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  • Roman J. Israel, Esq.

    Roman J. Israel, Esq.



    Las Vegas Weekly review. "This is more than Nixon ever sweated."

  • Marjorie Prime

    Marjorie Prime



    Not just filmed theater but a particularly troublesome kind of filmed theater, involving numerous expository monologues (or near-monologues, when someone's conversing with a prime) that either explain futuristic technology or recount detailed memories. Doesn't help that Charlie Brooker got here first, especially since Marjorie Prime's most compelling stretch—Tess struggling to accept her late mother's simulacrum—pretty much replicates the central uneasiness of "Be Right Back" (which isn't even one of my favorite Black Mirror episodes). Harrison's play does include a…

  • Blade of the Immortal

    Blade of the Immortal



    Same basic problem as Wolverine: It's hard to care much about an action hero who's essentially indestructible. (At least we get amusingly disgusting "bloodworms" in lieu of a mutation.) Miike's on his best behavior here, apparently sticking fairly close to the manga series; it's always refreshing to see him make a "normal" movie, as if to prove that he can, but this particular film could have used a little more of the ol' gonzo. I'm liable to remember it…

  • Let the Sun Shine In

    Let the Sun Shine In



    As a dude, do I have the "right" to get indignant about a film—directed by a woman, written by two women, apparently somewhat autobiographical in the case of novelist Christine Angot—because it focuses exclusively on the female protag's mostly self-debasing relationships with various men? Maybe not, but I felt kinda gross watching this all the same. Denis isn't Breillat, fearlessly committed to exploring masochistic behavior; her sensibility is much more...let's call it "sparing," as an antonym of "unsparing." And…

  • Madame Hyde

    Madame Hyde



    At this point it's probably safe to say that Bozon just ain't for me. (He even somehow made Sylvie Testud unappealing.) Really don't see the point of a Jekyll and Hyde riff that envisions the id-monster as some sort of pure-energy being setting stuff on fire; might as well have replaced Huppert with the glowing demonic figure from Post Tenebras Lux. Racial aspect seems figurative rather than carefully considered. Antic sense of humor still mostly off-putting (see Tip Top). It's not a great sign when the biggest spike on my engagement-level EKG involves someone laboriously solving a basic geometry problem in real time.

  • The Workshop

    The Workshop



    Baldly manipulative in a way that increasingly annoyed me—it's a cheap (and not very effective) thriller dressed up in au courant sociological duds. To the film's credit, there at least aren't recurring reports of local violence for which Creepy Nationalist Teen might potentially be responsible; we're merely prodded to wonder whether his alienation will eventually lead to an attack, while Cantet and Campillo provide running "clever" meta-commentary on genre mechanics. The resolution of this omnipresent threat feels like a…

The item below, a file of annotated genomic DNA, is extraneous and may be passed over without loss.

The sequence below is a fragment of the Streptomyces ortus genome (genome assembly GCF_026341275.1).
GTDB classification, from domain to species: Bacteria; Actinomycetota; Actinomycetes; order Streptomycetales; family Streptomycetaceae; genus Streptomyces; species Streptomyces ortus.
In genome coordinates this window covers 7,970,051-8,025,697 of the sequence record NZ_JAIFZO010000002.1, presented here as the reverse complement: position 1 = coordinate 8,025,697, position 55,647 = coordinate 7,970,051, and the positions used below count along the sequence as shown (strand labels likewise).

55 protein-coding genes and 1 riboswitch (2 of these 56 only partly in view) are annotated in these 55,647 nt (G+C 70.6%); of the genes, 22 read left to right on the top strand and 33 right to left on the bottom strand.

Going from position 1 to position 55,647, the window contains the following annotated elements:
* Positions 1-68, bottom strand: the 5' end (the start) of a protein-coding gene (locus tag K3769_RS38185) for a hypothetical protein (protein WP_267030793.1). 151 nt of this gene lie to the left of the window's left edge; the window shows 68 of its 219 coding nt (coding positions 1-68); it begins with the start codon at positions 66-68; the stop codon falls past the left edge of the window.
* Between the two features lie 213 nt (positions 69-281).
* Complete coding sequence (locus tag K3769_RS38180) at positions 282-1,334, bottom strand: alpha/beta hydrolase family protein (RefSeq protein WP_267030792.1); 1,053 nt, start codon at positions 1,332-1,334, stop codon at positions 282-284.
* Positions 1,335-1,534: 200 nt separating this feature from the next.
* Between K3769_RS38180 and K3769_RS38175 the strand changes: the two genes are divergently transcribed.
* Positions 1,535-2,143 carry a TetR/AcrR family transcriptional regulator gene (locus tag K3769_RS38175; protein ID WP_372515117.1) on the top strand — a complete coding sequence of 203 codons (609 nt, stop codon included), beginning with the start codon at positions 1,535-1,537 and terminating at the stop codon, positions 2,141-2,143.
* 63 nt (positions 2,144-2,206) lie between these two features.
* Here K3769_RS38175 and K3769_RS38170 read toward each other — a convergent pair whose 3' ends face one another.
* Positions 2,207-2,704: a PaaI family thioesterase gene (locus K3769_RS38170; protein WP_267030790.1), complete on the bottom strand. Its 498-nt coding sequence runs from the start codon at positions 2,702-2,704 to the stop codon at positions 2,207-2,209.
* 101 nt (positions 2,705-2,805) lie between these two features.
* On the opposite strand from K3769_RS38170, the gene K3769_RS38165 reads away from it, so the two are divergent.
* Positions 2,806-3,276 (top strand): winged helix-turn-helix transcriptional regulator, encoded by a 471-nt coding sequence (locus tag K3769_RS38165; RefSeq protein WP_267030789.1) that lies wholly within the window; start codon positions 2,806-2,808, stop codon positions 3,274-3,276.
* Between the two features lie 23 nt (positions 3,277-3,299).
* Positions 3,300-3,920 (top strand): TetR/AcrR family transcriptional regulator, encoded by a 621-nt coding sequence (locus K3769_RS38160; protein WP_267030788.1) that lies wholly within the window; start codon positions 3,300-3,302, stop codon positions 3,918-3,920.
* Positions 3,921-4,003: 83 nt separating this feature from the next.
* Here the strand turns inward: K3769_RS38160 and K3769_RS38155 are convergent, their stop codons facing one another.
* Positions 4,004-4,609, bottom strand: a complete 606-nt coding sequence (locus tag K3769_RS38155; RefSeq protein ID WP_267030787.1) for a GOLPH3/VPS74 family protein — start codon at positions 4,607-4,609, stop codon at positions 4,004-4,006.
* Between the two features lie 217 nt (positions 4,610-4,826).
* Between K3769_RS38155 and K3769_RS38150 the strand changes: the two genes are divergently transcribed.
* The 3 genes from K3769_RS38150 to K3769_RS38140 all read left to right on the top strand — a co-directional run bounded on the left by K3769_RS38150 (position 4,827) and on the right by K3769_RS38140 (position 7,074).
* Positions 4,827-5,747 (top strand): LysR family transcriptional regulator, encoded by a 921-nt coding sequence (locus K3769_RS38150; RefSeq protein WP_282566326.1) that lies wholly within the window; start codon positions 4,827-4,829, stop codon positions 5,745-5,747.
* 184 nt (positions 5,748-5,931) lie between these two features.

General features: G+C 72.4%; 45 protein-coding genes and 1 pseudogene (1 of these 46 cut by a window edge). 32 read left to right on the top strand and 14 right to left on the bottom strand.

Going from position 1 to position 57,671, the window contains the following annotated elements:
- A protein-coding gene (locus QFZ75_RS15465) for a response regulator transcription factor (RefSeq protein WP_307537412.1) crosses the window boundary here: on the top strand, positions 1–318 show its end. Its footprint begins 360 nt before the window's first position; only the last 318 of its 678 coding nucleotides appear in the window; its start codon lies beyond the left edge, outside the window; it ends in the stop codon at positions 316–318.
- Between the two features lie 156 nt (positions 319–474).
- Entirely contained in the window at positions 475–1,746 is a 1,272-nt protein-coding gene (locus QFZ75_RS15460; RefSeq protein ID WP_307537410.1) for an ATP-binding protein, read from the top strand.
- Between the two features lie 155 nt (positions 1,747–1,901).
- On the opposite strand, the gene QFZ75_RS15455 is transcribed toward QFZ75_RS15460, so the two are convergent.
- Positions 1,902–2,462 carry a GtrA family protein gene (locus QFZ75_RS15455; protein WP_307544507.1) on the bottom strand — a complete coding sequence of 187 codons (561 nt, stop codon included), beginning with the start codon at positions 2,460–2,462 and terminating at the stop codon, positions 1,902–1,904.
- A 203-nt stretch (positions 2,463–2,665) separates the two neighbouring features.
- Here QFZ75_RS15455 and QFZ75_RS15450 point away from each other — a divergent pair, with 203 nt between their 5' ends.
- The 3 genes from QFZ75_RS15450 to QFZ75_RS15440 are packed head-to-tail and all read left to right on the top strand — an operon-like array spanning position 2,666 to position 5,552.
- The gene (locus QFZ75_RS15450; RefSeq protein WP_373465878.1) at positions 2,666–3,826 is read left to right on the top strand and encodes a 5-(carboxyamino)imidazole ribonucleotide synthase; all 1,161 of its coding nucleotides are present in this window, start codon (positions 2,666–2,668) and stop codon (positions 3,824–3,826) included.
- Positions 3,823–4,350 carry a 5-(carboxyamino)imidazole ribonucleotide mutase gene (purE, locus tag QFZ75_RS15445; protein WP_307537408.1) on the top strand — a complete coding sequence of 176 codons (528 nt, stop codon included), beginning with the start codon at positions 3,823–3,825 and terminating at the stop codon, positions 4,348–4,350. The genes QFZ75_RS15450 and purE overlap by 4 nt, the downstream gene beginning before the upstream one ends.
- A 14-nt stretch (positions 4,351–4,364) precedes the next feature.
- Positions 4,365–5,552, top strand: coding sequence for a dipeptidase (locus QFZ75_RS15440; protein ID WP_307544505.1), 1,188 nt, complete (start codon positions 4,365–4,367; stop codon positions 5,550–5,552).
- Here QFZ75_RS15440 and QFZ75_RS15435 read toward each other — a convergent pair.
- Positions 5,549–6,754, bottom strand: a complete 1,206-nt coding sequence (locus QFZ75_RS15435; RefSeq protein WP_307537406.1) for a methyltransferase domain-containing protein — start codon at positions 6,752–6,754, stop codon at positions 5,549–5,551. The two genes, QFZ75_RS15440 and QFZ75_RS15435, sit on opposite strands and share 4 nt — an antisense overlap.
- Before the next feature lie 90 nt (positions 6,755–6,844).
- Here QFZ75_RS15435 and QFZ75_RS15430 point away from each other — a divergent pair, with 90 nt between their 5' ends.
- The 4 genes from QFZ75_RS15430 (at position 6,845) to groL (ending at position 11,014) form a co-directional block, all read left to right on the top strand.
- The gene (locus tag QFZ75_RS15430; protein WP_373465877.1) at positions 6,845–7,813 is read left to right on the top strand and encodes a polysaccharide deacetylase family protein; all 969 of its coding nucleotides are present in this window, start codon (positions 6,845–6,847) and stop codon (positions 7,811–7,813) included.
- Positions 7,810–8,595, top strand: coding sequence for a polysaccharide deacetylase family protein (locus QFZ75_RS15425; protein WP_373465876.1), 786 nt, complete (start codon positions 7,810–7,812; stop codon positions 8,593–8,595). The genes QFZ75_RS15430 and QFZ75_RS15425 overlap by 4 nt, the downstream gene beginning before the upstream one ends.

• Last Flag Flying

    Last Flag Flying



    Las Vegas Weekly review. Probably shouldn't have rewatched The Last Detail right beforehand, as that only made this re-engineered non-sequel feel emptier and phonier. (Cranston's hammy desperation looks especially bad compared to Nicholson's seething hostility.) Still boasts some signature shooting-the-shit moments, but this may be my least favorite Linklater. I'll probably never know for sure 'cause I doubt I'll ever watch subUrbia again.

  • Wonder




    Las Vegas Weekly review. Just good enough to make you wish that it were genuinely good, i.e. not afflicted by (as Slant's Keith Watson aptly phrased it) "an almost pathological need to ensure that everything turns out well for every single character."

  • Jim & Andy: The Great Beyond - Featuring a Very Special, Contractually Obligated Mention of Tony Clifton

    Jim & Andy: The Great Beyond - Featuring a Very Special, Contractually Obligated Mention of Tony Clifton



    A.V. Club review. Too much Jim, not enough Andy.

  • A Gentle Creature

    A Gentle Creature



    The film I've wanted Loznitsa to make since My Joy—namely, My Joy with at least the semblance of a narrative spine throughout, from which he can deviate at will. And deviate he does, again and again, which is why I'm baffled by those who consider Gentle Creature a relentless miserabilistic slog, designed solely to punish the title character. She's technically in every scene, but frequently absent from the frame and all but irrelevant to whatever constitutes the "action"; as…

  • The Last Detail

    The Last Detail



    Never dawned on me before that Midnight Run is basically a comic civilian variation on this film, providing the feel-good ending that New Hollywood was having no part of. (Otis Young's Mule does seem kind of superfluous, frankly, though maybe that's just an inevitable consequence of sharing the function of military escort with Nicholson at the height of his surly charisma.) I tend to find Ashby maddeningly inconsistent from moment to moment, and Last Detail exemplifies both his strengths…

  • The Killing of a Sacred Deer

    The Killing of a Sacred Deer



    Tone is everything here—I'd love to know how much painstaking trial-and-error was involved in crafting such magnificently stilted, awkward performances from these accomplished actors. Barry Keoghan, in particular, creates the uncanny impression of an apologetic automaton; the scene in which he explains the "rules" to Farrell, reciting them in the rushed, rotely memorized manner of a 7th-grader giving an oral report (and highlighting this by briefly resuming his "normal" speech pattern at one point before resuming the litany), creates…